Chasing Hanoi’s Street Train
Twice a day, a train speeds through the heart of Hanoi, narrowly passing between houses !!! Join me as I explore this Urban phenomenon.
A loud horn can be heard in the distance. Nearby, people come out and start taking in their motorbikes and belongings into their homes. Children stop playing and head inside, drying clothes are taken inside, the street gets deserted. No, this isn’t a prelude to a gun fight in a remote western town !! It’s just preparation for the daily train passing by … inches from the doors !!
In 2016 when I visited Hanoi briefly, I was amazed to see train tracks passing between houses. While I was no stranger to seeing life on the tracks, the sheer closeness of how the train weaves into daily lives intrigued me. So on my recent visit to Hanoi, I decided to spend some time exploring this rather unique urban phenomenon.
I began my journey along the tracks at the main train station, moving along the main roads till the tracks revealed themselves. The tracks weaved between narrow buildings, just as a street might, with locals treating the rather unusual railroad in their backyard with remarkable nonchalance.
As I walked along the tracks, little vignettes of Vietnamese life revealed themselves. From school children on their way home to vendors selling fruits to folks resting in comfy chairs along the tracks, doing dishes along the tracks to even offering spirit money to the ancestors – the tracks were lively, just like any other street.
I stopped at a railway crossing to figure out when the train would arrive. And alas, it seemed that I wouldn’t get a chance that day to see the train. I explored the tracks more that day and then planned to return on another day. I ended the day at Long Bien bridge, where I just about managed to catch the train leaving the station.
A few weeks later, I was back at the train tracks, but still quite clueless at what time the train would pass by. I had read that it would pass by at about 3 – 3:30 pm and so I planned my visit then, but a little nagging doubt still remained – maybe I mistimed this again. I spent a few minutes photographing the tracks again and each passing minute made it even more likely that I’d go back without seeing the train again.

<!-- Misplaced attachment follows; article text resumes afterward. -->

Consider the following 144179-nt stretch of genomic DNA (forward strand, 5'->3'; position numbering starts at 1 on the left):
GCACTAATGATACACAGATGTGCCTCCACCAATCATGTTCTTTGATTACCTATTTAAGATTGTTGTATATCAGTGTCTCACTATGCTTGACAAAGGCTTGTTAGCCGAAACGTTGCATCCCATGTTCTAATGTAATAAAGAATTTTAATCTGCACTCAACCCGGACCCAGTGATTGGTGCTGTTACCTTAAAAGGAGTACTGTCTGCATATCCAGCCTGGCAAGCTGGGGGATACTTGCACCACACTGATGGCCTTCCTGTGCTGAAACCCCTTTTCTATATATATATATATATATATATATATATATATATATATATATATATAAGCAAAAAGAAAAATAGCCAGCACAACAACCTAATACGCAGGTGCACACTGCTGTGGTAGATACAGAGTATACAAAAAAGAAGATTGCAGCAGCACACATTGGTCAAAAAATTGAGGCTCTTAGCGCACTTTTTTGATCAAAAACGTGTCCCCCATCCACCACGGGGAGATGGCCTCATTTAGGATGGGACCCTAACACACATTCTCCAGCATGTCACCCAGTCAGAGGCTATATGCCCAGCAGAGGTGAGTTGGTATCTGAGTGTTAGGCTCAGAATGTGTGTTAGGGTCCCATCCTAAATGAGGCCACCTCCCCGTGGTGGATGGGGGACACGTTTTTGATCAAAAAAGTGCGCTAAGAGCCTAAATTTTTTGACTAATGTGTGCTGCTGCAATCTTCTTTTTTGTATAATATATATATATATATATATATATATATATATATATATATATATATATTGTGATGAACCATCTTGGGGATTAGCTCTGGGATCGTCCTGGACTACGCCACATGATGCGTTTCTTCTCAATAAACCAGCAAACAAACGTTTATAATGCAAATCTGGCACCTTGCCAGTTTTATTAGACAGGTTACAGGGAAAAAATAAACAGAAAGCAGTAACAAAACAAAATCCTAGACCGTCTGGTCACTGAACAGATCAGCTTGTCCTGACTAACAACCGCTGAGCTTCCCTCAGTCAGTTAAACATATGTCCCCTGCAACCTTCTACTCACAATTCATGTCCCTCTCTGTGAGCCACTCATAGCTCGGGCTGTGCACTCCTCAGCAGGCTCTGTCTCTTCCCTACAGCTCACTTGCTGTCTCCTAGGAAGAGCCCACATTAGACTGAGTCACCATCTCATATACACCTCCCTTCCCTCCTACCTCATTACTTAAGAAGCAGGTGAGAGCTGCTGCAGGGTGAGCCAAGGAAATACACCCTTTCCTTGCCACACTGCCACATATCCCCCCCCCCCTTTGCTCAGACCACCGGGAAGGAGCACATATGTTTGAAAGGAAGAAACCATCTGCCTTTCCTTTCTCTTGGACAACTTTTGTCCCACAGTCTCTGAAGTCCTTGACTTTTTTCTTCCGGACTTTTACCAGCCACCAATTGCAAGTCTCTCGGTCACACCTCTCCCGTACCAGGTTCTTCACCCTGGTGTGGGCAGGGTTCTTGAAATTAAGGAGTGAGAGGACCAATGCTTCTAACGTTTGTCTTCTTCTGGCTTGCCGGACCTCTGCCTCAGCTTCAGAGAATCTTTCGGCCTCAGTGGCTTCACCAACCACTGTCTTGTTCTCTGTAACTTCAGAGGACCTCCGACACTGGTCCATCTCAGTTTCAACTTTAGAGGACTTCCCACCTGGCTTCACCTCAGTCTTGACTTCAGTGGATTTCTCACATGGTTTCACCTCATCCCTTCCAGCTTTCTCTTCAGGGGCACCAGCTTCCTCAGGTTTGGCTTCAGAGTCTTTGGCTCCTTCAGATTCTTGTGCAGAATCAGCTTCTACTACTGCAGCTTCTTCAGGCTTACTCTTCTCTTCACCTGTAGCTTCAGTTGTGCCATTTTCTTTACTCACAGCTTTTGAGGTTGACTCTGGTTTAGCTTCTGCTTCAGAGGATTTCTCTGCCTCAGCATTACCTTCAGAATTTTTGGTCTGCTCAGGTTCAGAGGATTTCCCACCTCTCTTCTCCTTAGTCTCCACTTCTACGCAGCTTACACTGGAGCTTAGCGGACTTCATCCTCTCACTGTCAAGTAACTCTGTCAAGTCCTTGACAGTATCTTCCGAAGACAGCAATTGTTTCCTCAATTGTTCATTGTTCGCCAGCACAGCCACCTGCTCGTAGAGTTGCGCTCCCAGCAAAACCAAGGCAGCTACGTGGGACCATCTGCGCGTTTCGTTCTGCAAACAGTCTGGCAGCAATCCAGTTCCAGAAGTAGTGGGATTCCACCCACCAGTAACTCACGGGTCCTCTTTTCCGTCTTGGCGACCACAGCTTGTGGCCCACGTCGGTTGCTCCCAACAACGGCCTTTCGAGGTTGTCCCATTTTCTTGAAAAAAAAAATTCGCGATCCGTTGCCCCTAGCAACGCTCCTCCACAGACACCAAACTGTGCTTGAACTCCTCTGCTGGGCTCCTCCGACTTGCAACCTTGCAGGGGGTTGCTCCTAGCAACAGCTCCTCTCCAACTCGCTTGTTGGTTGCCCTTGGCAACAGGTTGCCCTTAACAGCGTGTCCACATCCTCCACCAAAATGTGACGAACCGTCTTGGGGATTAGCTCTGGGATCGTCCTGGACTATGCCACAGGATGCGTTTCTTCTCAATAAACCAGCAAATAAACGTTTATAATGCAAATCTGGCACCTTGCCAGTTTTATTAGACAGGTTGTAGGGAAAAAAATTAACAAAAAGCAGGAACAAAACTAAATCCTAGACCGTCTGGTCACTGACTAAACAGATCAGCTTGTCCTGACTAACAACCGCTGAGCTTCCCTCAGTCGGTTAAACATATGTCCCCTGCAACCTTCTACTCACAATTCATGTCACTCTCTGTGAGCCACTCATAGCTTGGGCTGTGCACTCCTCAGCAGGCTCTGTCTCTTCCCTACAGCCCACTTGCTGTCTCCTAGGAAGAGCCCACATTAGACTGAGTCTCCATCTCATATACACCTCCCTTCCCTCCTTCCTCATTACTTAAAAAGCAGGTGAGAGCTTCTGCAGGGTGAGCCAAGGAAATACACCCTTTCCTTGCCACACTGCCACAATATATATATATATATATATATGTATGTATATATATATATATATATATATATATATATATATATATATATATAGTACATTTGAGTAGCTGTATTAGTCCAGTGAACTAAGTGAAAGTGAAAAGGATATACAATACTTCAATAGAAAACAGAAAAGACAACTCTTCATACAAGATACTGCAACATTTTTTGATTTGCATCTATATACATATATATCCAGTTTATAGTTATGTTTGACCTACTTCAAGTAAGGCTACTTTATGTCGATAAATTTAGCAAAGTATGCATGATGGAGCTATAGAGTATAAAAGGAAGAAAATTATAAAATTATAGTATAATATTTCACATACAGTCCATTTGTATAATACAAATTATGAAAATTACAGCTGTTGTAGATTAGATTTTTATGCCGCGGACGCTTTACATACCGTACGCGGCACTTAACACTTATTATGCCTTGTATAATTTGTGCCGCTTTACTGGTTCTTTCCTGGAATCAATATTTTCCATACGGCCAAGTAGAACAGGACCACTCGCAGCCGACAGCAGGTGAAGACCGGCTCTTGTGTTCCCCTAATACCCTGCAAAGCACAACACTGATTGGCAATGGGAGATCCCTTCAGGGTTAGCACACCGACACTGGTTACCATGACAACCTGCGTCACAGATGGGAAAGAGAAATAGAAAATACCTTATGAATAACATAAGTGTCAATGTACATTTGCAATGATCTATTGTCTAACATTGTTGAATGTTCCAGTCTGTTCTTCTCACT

Then suddenly a guard started moving barriers and it looked like I was in luck. I quickly found a nice spot to shoot from and waited. I didn’t have to wait long as pretty soon the train raced by, screaming as it passed by. I managed to click a few pictures before the train vanished in a sea of motorbikes as it went onwards to its destination
Being so close to a passing train, that too in such a surreal environment was a crazy, once-in-a-lifetime experience for me. Still, I can only begin to imagine how this might be just another facet of life for those living along the tracks.
The train street is located between Lê Duẩn and Khâm Thin street in Hanoi’s old quarter. You can walk along the tracks pretty much all the way to Long Bien bridge. Vietnam in Focus conducts a regular photo-walk on weekdays and weekends (subject to demand) called “On the tracks” ($79) to explore the tracks. I’d highly recommend this if you want to get a feel for the place and are somewhat reluctant to explore on your own
When to Visit
Trains pass by daily at around 3- 3:30 pm and 7 pm. Unless you want to shoot the train at night, you might be best suited to try for the afternoon. Do get there a little early so that you have time to find a spot to view the train
Where to stay
Hanoi has plenty of options to suit all budgets. For budget accommodation I would recommend the Hanoi Gratitude Hotel (from $30 a night) and Palmy Hotel and Spa (from $ 50 a night) as good options in the Old quarter
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